Will's doing well. Thanks once again for your prayers. His finger seems to be healing properly, but he blanches at the sight of blood now - a picked scab will send him out of the room with his good hand over his eyes. I suppose time will take care of that scar. Will has a checkup Thursday morning, but everything seems fine. We had to change his bandage while he was sleeping on Sunday (the blood had adhered the gauze to his finger - so we had to dampen it to remove it) because the thought of removing his bandage sent him into some hysterics. He now has some cleverly placed Band-Aids covering his finger and will probably have to have those changed today. Thankfully, he's a sound sleeper - during a nap, I could probably roll him around the house without him waking.
Saturday I removed a dead bush from the yard. While digging out the roots, lo and behold, a black widow spider crawled out. I don't know where the nest of this wee beastie was, but it was a little unsettling finding the country's most venomous arachnid in my side yard. With some regret, I killed it. Understand, while I would prefer to let be natural things in nature, I had two little ones with me at the time and their safety took precedence. (Plus, spiders scare the bejabbers out of me.) There are, of course, probably others in the yard, but I will not be engaging in a witch hunt to discover and eradicate them.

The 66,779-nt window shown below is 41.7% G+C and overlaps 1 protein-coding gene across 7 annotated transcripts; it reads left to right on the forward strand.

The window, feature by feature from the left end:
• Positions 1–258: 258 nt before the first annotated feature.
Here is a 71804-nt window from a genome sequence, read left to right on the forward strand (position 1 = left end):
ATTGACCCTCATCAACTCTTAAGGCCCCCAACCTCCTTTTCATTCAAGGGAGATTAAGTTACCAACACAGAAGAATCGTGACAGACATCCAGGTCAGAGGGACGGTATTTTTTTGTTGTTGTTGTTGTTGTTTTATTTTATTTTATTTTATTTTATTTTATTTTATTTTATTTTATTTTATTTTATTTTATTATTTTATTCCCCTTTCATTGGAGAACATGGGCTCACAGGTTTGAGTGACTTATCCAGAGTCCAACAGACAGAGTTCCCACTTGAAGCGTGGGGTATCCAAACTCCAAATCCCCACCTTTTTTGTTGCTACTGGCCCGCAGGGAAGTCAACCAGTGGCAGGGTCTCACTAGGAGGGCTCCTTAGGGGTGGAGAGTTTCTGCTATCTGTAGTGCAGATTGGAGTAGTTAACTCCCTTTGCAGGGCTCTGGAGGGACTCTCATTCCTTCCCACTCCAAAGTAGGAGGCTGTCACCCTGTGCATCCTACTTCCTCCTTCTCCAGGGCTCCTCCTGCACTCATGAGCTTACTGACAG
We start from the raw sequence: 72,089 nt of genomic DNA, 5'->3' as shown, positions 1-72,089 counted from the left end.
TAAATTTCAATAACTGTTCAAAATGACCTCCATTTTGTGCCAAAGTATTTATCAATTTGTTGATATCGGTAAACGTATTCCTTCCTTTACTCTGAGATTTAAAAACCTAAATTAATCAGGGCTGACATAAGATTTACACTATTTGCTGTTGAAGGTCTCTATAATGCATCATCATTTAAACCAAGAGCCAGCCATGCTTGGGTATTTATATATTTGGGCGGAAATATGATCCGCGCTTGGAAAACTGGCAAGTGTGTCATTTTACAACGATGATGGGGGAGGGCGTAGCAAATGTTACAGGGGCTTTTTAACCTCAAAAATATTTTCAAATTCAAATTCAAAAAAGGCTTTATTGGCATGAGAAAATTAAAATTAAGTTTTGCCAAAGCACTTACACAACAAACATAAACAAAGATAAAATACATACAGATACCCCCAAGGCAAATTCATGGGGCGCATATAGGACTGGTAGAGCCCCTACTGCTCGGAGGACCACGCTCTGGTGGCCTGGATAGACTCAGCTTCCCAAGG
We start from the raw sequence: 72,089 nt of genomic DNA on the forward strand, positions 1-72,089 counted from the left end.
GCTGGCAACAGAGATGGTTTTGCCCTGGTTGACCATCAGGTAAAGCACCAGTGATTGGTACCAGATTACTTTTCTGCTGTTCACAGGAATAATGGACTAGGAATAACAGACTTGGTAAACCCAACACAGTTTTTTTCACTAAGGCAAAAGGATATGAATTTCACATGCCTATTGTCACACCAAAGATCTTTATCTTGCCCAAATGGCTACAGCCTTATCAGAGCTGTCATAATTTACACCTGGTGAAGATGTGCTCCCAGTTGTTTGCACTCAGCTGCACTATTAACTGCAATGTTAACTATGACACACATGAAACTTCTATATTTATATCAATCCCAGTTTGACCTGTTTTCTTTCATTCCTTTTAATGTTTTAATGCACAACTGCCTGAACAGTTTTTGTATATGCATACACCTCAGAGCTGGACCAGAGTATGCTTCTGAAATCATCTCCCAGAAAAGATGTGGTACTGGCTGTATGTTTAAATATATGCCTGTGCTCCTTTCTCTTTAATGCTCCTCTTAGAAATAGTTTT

I was reading a critique of a book I had, at one time, loved, when the critic began to compare the bad theology of the book to Rome's theology of justification - infused righteousness (bad) rather than imputed (good). Invariably, as a reader, you come across these things. It initially got my heart racing out of frustration, and then it made me rather sad. Rome does not see infusion and imputation as an either-or issue. But books have been written on this subject, so I won't. Nevertheless, it often strikes me that the misunderstanding that many in my family (and others) have with Rome's view of justification largely happens because Rome does not distinguish between justification and sanctification as Protestants do. Eternal life is purchased by Christ's work alone - there is no argument from Rome here. But when Rome speaks of justification, it is speaking, by and large, to the faithful and to the obligation of the faithful to love. And love works. Therefore, in speaking to the faithful, she gives direction on how the faithful should live. She presumes salvation (justification by faith in baptism) for the faithful and then tells them how they should therefore live. Often, and stereotypically, these same people, such as the critic, are preoccupied with salvation - with getting someone saved. Stereotypically, most Catholic theology is preoccupied with what to do with people after they're saved. In other words, again stereotypically, Protestant talk of justification is about saving, whereas Catholic talk of justification is most often about keeping. And while it is more complicated, because people are complicated, it seems to me, somedays, just so simple. Perhaps, then, the biggest difference concerning justification that ought to remain between the two groups, at least for some Evangelicals, is the Catholic belief that one can lose one's salvation. (I hope all of that is clear; I'm being rushed by the lunch-lady heavy in my head.)